“A glooming peace this morning with it brings.
The sun, for sorrow, will not show his head.
Go hence, to have more talk of these sad things.
Some shall be pardoned, and some punished…” William Shakespeare, Act 5 of Romeo and Juliet
“America I’ve given you all and now I’m nothing.” Allen Ginsberg
The morning after a tragedy is quiet on many levels. There is the usual quiet of mornings. Also there is the lull of reflection. Of course, there is the silence associated with various emotions: the numbness that accompanies grief, the tense muteness preceding or following rage, the stillness of shock. So often we are at a loss after a tragedy, however close we may have been to those involved. I didn’t know Trayvon Martin and yet I, along with millions of others this morning, feel the weight of his loss and the failure of the court system in freeing the man responsible for his death.
When I first wrote about this case over a year ago (Media misrepresentation in Trayvon Martin case), I pondered how my distance from the events led to my misunderstanding and confusion about the events as news. I also pointed out how the many layers of my life experiences impacted my thoughts. At that time, I knew Trayvon Martin would impact us as a nation. This morning, I realize Trayvon Martin has impacted me as a person.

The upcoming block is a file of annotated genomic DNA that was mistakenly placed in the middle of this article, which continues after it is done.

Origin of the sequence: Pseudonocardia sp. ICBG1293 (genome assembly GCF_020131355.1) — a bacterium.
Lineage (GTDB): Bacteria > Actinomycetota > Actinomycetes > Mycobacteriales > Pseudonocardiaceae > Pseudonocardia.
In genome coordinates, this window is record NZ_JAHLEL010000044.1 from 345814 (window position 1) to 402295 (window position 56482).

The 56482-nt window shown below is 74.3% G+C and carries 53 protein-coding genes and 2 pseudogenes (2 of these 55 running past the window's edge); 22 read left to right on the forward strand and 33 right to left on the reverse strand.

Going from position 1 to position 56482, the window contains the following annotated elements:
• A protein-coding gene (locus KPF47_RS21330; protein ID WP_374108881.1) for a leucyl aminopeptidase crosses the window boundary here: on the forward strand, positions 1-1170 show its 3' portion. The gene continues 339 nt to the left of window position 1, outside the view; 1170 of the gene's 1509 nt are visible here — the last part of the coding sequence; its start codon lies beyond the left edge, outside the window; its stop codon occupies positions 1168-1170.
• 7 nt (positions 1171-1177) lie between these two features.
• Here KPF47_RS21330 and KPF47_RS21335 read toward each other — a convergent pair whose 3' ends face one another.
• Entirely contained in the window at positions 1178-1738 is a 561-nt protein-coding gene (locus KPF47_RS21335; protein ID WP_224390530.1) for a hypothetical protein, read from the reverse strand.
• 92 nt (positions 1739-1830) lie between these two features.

As a mother, as a woman of color, as an educator of at-risk youth, and as a proud American, the verdict delivered in the trial of George Zimmerman exacerbates the fear, worry, and heartache I have about race relations in my country. I live in a country where children can be attacked simply because how they look.
Talented Sebastien De La Cruz, aka El Charro de Oro, came under fire for paying homage to his Mexican culture as he performed his National Anthem.
Brand-name cereal Cheerios shut down online comments on their YouTube video feed after their charming commercial featuring a biracial family inspired racist reactions.
I live in a country in which a TV show featuring several Latinas as sexy maids reaps high ratings and positive buzz despite the stereotypes perpetuated.
So while we battle these issues in the media and the social networking worlds, I trust that our legal system will not be affected by racist images and misconceptions. I am crushed when I am disappointed.
Somehow, I carry and hold up hope. As an artist, I choose to embrace all people as we come together creatively to build community.
As a mother and girlfriend, I choose to stay in my community because it offers an opportunity for my daughter to grow up in a different America, one where all people can live together.
I choose hope.
This morning, I offer a prayer for hope, the hope that Trayvon Martin’s death was not in vain, that as a nation we recover from this tragedy in the spirit of reconciliation, and that the families most affected by this loss find peace.